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Some of the children that UNICEF hopes to help
He had emaciated eyes and he continually cried, during the whole ride, for a mixture of porridge and water that she fed him, as well as pieces of small banana. The statistics have a human face here, which encourages me to learn more about Mali, its people, and how they are working to empower themselves and their communities. Tune in next time for more Mali the meantime you can visit the UNICEF website at and find out how you can help slow the world's population growth in today's Making a Difference.

UNICEF holiday cards, like Girl Scout cookies and Easter Seals, are something that I try to purchase but sometimes don't really know about. Do they really help? Does the money go to a good cause? What happens on the other end?

I had the opportunity to find out the story of UNICEF cards in Mali at the Bamako UNICEF office...

Come back in time with me to the cold, bitter winter of 1946-47 in Rudolfov, Czechoslovakia (the current Czech Republic). The village has a diminishing supply of milk, warm clothing, and even medications due to the war. People are cold. Your classmates can't even walk to school because they don't have good shoes. But one day, seemingly out of nowhere, boxes and boxes of supplies --rations, clothing, and medicines-- start to arrive, all marked "UNICEF". To say thank you for the aid that her family receives, your classmate, Jitka Samova, seven years old, draws a beautiful picture. Her design, in vibrant colors, shows five girls holding hands around a maypole, and her teacher Mr. Bartouska likes it so much he sends it to the UNICEF bureau in Prague. Everyone there likes it so much they send it to the Director General, who says it's a perfect message of hope, joy, and mutual dependence. By 1949, the UNICEF staff reproduces Jitka's design on a holiday greeting card, and they circulate it amongst themselves.

From that first card, based on a young girl's design, grew the UNICEF Greeting Cards Project. Since then, more than 2.5 billion cards have been sold. In the last fifty years, card sales have raised more than $300 million US to support UNICEF activities in 120 countries. You've probably seen, or even sent, UNICEF greeting cards, maybe with pictures of Africa, during the holiday season.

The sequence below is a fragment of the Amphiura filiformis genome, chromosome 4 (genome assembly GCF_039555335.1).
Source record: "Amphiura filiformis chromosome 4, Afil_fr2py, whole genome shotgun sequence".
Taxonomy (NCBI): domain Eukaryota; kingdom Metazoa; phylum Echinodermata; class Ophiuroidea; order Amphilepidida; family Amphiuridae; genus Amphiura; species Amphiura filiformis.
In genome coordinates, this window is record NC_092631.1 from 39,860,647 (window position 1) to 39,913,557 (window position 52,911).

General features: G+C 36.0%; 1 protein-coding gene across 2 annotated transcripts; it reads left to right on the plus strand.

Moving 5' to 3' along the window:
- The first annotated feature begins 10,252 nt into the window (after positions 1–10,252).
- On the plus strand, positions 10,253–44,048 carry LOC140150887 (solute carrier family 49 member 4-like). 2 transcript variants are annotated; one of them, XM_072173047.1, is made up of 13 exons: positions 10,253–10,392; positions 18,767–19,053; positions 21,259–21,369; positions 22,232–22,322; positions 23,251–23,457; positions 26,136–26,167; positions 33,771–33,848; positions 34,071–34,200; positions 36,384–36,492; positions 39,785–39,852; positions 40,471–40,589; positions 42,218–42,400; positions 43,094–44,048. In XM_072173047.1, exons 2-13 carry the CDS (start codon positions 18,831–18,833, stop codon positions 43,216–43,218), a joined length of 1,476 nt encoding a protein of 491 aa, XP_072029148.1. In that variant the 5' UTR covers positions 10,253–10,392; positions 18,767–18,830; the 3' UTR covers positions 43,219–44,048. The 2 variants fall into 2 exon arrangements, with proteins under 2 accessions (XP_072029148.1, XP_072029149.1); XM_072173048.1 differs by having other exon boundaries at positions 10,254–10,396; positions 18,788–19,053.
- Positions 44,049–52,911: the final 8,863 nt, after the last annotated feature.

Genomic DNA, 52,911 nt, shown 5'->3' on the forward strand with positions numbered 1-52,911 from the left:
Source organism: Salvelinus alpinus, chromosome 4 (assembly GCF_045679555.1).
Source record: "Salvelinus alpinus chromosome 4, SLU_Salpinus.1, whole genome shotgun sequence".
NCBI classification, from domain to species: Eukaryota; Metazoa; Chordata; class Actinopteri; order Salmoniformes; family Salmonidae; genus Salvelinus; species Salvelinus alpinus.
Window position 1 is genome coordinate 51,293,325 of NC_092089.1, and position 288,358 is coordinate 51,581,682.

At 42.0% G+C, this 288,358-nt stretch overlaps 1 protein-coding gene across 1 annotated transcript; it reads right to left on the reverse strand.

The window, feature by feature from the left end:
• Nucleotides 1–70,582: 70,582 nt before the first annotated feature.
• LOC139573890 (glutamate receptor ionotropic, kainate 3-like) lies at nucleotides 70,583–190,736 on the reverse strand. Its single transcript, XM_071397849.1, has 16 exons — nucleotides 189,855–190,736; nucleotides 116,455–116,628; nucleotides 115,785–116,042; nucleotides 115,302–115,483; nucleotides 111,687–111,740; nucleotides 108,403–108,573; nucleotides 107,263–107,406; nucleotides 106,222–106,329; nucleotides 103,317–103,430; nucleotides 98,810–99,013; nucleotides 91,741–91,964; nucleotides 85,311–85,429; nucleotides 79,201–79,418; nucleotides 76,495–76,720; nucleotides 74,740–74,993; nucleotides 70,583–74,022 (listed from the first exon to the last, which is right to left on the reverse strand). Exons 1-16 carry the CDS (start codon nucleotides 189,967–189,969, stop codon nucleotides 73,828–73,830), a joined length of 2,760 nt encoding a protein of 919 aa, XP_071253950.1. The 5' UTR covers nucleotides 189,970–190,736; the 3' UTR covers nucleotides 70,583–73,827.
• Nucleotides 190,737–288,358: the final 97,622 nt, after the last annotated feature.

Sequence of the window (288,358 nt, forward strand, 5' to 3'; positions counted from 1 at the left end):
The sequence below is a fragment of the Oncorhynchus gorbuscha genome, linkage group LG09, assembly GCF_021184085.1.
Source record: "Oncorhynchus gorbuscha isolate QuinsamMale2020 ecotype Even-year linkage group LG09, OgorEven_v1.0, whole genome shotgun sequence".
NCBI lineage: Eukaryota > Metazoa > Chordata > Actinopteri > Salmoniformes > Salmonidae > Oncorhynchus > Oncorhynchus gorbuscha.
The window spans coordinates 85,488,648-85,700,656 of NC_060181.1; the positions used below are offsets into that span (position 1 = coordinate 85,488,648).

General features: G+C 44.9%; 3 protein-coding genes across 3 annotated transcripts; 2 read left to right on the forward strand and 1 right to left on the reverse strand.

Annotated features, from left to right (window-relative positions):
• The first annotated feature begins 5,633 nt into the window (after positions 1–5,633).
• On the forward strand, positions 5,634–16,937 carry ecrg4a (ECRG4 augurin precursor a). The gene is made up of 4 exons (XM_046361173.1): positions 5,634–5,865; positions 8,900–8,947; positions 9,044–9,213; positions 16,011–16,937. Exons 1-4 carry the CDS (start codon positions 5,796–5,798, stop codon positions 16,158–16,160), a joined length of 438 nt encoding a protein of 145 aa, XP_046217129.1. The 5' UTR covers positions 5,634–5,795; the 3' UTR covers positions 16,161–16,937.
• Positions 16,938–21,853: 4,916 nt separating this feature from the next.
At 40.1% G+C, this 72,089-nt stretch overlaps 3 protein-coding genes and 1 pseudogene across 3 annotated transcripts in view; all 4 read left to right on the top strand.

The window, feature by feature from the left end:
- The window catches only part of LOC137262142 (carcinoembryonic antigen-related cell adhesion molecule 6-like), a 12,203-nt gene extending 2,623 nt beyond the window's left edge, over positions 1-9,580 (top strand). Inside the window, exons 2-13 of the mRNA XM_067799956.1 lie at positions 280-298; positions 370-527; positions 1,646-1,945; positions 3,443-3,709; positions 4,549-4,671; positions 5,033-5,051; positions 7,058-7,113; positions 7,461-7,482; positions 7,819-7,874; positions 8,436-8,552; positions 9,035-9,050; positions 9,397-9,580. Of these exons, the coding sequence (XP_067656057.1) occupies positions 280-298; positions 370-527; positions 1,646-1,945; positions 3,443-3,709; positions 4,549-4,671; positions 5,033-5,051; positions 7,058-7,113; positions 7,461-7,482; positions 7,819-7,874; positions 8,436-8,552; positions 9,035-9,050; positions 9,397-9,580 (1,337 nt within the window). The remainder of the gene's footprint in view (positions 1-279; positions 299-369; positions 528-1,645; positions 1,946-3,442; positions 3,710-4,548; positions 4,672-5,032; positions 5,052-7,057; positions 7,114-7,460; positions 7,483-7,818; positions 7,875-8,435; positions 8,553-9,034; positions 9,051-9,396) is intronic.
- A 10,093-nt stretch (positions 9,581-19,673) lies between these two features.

How does that help Mali? On November 9, 1993, the Malian First Lady officially launched the sale of greeting cards to help pay for projects jointly organized between the Malian government and UNICEF. These projects included work in health, education, nutrition, water and sanitation, urban development, and AIDS. For example, during 1994, UNICEF contributed 633 million CFA's towards the Centre National d'Immunisation for vaccinations for children. UNICEF helped with the creation and revitalization of 110 health centers that year, which grew to 197 similar centers by 1997. Also, UNICEF intervened in the spread of guinea worm in more than a thousand villages in the Mopti region, benefiting more than 734,000 Malians.

The funds received from the sale of cards and other products permit the vaccination of children, and the opportunity to save millions of lives against diseases that you're probably already protected against: rubella, diphtheria, tetanus, tuberculosis, and poliomyelitis. So that's what happens when you buy the UNICEF holiday cards: be in good cheer when you send them. You really do make a difference!


Monica - English, French, or Bambara: Which language do we speak today?
Kavitha - Muslim Devotion: Prayers Five Times A Day!
Jasmine - Rain, Rain, Go Away
Making A Difference - Cracking Down on Population Growth